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Yes, a database can have only one RDF network. Within this RDF network there can be multiple models - a model is a set of triples. So multiple models can be created to represent different sets of triples (RDF graphs). Appropriate permissions can be granted to isolate a model from the rest of the models in the database if necessary.
An RDF network can be considered to be a framework, with the ability to store multiple RDF graphs within the network.
Thank you for the reply. This is my user's response:
We already have created and used different models for different
datasets. My concern is that all of these models store their data in
the same set of system tables (mdsys.rdf_value$ and mdsys.rdf_link$).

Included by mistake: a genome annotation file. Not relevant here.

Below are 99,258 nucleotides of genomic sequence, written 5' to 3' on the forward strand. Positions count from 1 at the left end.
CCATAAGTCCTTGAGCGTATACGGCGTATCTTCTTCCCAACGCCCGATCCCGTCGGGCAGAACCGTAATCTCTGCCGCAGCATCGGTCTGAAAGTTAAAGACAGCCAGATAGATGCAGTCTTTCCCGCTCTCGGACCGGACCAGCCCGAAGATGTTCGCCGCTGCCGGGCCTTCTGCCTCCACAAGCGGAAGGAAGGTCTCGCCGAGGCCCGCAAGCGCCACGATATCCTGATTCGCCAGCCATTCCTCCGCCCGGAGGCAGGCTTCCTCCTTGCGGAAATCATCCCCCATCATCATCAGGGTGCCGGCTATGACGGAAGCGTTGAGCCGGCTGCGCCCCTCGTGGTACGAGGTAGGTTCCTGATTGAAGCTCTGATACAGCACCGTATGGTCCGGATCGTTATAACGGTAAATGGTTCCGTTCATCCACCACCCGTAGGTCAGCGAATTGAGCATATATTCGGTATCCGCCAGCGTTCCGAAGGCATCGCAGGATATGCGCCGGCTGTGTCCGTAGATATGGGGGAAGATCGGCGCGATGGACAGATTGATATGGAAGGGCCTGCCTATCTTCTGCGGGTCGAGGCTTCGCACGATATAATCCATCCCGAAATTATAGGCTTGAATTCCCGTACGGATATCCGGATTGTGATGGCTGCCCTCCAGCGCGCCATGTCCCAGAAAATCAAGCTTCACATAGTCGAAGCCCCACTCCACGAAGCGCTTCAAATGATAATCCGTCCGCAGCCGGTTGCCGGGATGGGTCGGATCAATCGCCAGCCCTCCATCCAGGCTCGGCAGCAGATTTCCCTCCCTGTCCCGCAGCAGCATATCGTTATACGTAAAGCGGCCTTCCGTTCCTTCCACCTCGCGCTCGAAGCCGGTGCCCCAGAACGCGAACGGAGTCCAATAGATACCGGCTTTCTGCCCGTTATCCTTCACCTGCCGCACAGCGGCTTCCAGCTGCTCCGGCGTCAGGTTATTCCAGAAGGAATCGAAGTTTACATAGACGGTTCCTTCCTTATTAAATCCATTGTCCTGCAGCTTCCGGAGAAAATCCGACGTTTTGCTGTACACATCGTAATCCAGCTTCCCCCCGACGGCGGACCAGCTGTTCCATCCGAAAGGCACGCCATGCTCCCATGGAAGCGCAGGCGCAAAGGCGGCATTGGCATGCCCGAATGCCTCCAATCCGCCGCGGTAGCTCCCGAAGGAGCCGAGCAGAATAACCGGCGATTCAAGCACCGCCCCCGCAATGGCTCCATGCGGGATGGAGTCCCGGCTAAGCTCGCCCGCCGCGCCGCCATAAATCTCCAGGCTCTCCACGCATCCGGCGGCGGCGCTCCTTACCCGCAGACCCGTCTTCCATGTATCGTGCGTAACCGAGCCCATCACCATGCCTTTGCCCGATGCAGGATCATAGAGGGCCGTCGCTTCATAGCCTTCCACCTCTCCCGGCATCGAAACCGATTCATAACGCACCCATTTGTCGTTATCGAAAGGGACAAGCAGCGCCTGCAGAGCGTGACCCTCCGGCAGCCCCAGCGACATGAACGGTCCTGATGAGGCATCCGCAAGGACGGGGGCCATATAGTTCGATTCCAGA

Each model is stored as a horizontal partition of the rdf_link$ table,
but rdf_value$ is not partitioned. In this scheme, a small rdf model
would still have to deal with the entire rdf_value$ table.
Would there be any performance value in partitioning the rdf_value$ table?
It is true that the rdf_value$ table is not partitioned, but it has the relevant indexes for best performance. The rdf_link$ table is traversed to identify links and it is here that the entire table should not be traversed for a small model, and partitioning takes care of that. The rdf_value$ table is only accessed to identify certain values, and that is very efficient with appropriate indexes.
In summary, lack of partitioning on the rdf_value$ should not affect performance at all.